David Hendon reflects on the importance of the Mixed Doubles for the Women’s game

This week-end, after weeks without professional snooker, we will welcome the 2022 Mixed Doubles. The event is on ITV main channel. Of course this isn’t available outside the UK (unless you use a VPN). It will also be on the Eurosport player (outside UK).

The tournament features only 8 players and is played over only two days, but David Hendon reckons that it is a very important milestone when it comes to promoting women in snooker and, possibly, attracting more girls and women to the sport.

Here is what he wrote for the Eurosport website:


The exciting World Mixed Doubles will see snooker’s top four women paired with the top four men as Reanne Evans, Ng On Yee, Mink Nutcharut and Rebecca Kenna receive equal billing with Ronnie O’Sullivan, Judd Trump, Neil Robertson and Mark Selby, In his latest column, David Hendon says the event will underline that the sport is open for all and inspire the next generation of female players.


This week’s World Mixed Doubles is the biggest showcase women’s snooker has ever had.

The game’s leading four female players have been paired with the world’s top four ranked professionals for the two-day event in Milton Keynes, which starts on Saturday.

This is an opportunity to show a different side of snooker at a time when women’s sport has arguably never been more popular. Indeed, the MK Dons stadium which forms part of the Marshall Arena complex hosted several games in the recent European Championship won so memorably by the Lionesses of England.

Well used to big tournaments, it’s one small step for the men. But it’s a giant leap for women’s snooker as Reanne Evans, Ng On Yee, Mink Nutcharut and Rebecca Kenna enjoy equal billing with Ronnie O’Sullivan, Judd Trump, Neil Robertson and Mark Selby, who between them have won 105 ranking titles.

Evans is the most successful female player in history. She won her first world title at the age of 19 in 2005, the start of a remarkable run of 10 consecutive victories in the tournament. Evans has since won two more world titles and 59 ranking events in total.

In the 2013 Wuxi Classic, she became the first woman to qualify for the final stages of a ranking event on the pro tour. She beat Robin Hull in the 2017 World Championship qualifiers, ran Shaun Murphy to a decider in the 2019 Champion of Champions and came close to beating Mark Allen, her former partner, in a somewhat rancorous match at last season’s British Open.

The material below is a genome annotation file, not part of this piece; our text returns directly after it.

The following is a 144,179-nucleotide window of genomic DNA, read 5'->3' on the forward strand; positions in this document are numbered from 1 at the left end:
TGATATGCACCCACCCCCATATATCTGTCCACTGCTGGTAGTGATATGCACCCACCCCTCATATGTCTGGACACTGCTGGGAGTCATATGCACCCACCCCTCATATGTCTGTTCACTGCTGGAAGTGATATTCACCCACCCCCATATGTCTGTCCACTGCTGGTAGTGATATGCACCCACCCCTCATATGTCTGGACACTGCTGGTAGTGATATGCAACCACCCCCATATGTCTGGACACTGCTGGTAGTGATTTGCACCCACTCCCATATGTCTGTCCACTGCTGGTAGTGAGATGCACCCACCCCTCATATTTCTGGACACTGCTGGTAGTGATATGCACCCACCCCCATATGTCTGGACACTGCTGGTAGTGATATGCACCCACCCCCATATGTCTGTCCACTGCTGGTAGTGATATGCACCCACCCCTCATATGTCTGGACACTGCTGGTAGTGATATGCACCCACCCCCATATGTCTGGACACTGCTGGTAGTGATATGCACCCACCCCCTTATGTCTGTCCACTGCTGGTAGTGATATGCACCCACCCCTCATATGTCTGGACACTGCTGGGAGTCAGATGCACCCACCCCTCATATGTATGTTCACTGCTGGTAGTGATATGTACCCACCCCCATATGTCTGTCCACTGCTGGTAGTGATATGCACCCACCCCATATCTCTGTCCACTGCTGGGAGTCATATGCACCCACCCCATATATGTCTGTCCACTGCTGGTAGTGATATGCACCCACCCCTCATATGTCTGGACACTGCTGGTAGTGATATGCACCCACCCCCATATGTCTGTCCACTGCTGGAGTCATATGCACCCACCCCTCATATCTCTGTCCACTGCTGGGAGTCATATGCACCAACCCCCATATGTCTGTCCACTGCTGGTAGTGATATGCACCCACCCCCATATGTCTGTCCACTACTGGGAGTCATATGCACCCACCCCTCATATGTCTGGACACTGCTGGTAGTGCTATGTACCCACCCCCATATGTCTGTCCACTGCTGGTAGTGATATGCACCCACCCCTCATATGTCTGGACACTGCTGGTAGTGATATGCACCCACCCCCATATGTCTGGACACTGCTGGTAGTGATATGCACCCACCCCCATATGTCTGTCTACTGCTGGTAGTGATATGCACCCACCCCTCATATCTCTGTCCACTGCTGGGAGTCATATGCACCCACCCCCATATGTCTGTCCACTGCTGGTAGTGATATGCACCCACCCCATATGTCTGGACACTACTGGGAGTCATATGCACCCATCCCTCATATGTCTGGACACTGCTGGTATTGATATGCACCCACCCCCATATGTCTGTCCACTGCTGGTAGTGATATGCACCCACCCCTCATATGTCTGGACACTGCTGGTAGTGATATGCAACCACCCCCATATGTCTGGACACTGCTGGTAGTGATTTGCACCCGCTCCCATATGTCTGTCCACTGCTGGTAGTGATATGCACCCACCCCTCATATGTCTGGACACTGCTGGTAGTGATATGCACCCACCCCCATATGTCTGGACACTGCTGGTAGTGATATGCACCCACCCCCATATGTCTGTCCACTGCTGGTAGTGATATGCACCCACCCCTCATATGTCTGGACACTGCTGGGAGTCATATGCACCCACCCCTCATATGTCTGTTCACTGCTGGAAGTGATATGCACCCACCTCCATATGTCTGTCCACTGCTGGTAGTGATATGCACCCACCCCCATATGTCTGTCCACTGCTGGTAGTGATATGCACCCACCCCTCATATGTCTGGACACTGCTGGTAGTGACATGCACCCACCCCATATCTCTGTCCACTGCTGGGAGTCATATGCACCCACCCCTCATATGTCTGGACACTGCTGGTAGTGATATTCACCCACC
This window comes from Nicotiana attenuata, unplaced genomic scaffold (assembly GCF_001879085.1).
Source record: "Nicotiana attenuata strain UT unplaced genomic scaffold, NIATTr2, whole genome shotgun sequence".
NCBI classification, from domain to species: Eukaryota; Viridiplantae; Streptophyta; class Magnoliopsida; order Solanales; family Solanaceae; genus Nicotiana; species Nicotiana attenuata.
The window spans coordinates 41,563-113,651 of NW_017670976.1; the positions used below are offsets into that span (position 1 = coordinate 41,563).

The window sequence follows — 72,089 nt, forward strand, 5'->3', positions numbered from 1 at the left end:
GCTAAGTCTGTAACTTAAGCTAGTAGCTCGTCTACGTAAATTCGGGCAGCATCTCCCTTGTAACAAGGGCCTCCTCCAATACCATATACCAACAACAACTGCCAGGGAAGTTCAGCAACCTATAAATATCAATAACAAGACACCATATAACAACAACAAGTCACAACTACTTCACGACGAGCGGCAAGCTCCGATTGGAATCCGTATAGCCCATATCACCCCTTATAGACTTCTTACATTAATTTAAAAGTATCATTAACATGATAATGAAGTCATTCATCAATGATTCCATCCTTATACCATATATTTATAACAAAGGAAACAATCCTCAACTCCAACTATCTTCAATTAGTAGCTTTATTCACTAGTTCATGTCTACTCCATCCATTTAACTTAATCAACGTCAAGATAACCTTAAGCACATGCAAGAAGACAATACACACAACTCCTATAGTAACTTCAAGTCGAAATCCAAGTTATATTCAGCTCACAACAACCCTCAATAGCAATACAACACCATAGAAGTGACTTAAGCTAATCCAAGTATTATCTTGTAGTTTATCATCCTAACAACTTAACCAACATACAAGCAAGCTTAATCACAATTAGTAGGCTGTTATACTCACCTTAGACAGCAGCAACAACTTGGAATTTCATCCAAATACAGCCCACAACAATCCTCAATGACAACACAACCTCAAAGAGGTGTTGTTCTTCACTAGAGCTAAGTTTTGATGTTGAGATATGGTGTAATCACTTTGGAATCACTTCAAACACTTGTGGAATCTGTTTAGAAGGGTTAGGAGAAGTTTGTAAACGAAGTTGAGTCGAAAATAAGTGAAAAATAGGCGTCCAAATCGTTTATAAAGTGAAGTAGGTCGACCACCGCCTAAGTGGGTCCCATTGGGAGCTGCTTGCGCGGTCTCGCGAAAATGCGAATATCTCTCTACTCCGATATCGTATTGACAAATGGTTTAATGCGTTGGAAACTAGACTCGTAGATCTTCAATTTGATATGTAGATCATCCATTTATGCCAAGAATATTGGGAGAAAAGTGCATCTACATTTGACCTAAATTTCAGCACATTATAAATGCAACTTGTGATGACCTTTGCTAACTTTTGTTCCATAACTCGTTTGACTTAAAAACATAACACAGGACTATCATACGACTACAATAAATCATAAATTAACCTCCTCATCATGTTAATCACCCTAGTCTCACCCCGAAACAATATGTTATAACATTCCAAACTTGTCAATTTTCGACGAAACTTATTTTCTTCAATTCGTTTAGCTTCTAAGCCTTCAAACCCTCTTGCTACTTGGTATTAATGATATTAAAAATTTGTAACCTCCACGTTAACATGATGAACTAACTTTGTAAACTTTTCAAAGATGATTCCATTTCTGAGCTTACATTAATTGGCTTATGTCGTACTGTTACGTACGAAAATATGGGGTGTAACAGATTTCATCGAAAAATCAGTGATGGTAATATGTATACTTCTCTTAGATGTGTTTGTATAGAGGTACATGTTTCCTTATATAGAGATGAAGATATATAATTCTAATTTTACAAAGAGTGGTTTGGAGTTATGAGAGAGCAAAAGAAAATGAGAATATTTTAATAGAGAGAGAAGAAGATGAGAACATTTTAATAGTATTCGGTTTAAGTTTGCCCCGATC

At the mixed doubles, Evans is drawn to play with O’Sullivan and this star pairing must start as title favourites, not least because they know each other well from several years of exhibitions, legends events and working together in the Eurosport studio.

Evans, who was awarded an MBE in 2020, has been a fine ambassador for snooker and women’s sport. In more recent times, though, her supremacy has been threatened by the emergence of two talents from Asia, Hong Kong’s On Yee and Mink of Thailand.

It was On Yee who broke the Evans stranglehold on the World Championship in 2015. She has since won the premier women’s title on a further two occasions.

Enthusiastic and vivacious, On Yee has a strong support network in Hong Kong, including former top 16 player David Roe and the coach Wayne Griffiths, son of the 1979 world champion Terry. She has practised with Marco Fu and recently defeated former world champion Ken Doherty in the British Open qualifiers.

On Yee is partnered with Trump, who said of her: “Each time I see her, she seems like she is improving. I think she is spearheading the women’s game at the moment and managing to get the wins against the men. It’s a brilliant draw for me.”

Mink, who has just joined the pro tour, enjoyed success last month when she beat Mitchell Mann to qualify for the Northern Ireland Open.

The 22 year-old is the only female player to have made a witnessed maximum break and underlined her growing potential by winning the world title earlier this year.

Her mother worked in a snooker club in Thailand and her father enjoyed playing as a hobby, so she grew up around the sport, first picking up a cue at the age of 10. She is sponsored by the Hi-End club in Bangkok, which hosted the 2019 World Championship.

Mink will partner Robertson in Milton Keynes. She is at least guaranteed a better time than at the 2020 Shootout when she travelled thousands of miles to play, broke off, and sat out a total clearance of 133 from Thor Chuan Leong, therefore playing just one shot in the whole event.